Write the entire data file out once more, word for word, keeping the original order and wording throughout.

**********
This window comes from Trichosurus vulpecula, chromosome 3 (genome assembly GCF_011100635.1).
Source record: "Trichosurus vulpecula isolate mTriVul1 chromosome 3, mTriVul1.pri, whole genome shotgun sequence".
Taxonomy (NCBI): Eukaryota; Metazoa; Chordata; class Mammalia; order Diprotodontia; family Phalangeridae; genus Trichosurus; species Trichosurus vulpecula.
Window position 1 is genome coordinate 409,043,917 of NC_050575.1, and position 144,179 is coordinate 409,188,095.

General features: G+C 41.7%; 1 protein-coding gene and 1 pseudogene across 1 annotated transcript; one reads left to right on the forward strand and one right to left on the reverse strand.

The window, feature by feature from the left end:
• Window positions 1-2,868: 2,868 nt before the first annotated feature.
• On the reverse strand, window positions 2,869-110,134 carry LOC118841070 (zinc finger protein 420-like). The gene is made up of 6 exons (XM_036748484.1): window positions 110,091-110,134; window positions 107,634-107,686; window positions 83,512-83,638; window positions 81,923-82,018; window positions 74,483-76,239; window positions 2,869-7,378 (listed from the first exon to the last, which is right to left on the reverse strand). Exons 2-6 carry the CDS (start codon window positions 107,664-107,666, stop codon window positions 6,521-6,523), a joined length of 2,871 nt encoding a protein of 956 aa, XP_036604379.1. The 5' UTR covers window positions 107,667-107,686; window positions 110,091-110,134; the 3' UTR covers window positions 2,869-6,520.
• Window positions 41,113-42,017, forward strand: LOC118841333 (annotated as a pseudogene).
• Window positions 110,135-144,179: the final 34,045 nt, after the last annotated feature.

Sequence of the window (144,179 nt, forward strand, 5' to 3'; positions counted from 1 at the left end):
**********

This window comes from Trichosurus vulpecula, chromosome 3 (genome assembly GCF_011100635.1).
Source record: "Trichosurus vulpecula isolate mTriVul1 chromosome 3, mTriVul1.pri, whole genome shotgun sequence".
Taxonomy (NCBI): Eukaryota; Metazoa; Chordata; class Mammalia; order Diprotodontia; family Phalangeridae; genus Trichosurus; species Trichosurus vulpecula.
Window position 1 is genome coordinate 409,043,917 of NC_050575.1, and position 144,179 is coordinate 409,188,095.

General features: G+C 41.7%; 1 protein-coding gene and 1 pseudogene across 1 annotated transcript; one reads left to right on the forward strand and one right to left on the reverse strand.

The window, feature by feature from the left end:
• Window positions 1-2,868: 2,868 nt before the first annotated feature.
• On the reverse strand, window positions 2,869-110,134 carry LOC118841070 (zinc finger protein 420-like). The gene is made up of 6 exons (XM_036748484.1): window positions 110,091-110,134; window positions 107,634-107,686; window positions 83,512-83,638; window positions 81,923-82,018; window positions 74,483-76,239; window positions 2,869-7,378 (listed from the first exon to the last, which is right to left on the reverse strand). Exons 2-6 carry the CDS (start codon window positions 107,664-107,666, stop codon window positions 6,521-6,523), a joined length of 2,871 nt encoding a protein of 956 aa, XP_036604379.1. The 5' UTR covers window positions 107,667-107,686; window positions 110,091-110,134; the 3' UTR covers window positions 2,869-6,520.
• Window positions 41,113-42,017, forward strand: LOC118841333 (annotated as a pseudogene).
• Window positions 110,135-144,179: the final 34,045 nt, after the last annotated feature.

Sequence of the window (144,179 nt, forward strand, 5' to 3'; positions counted from 1 at the left end):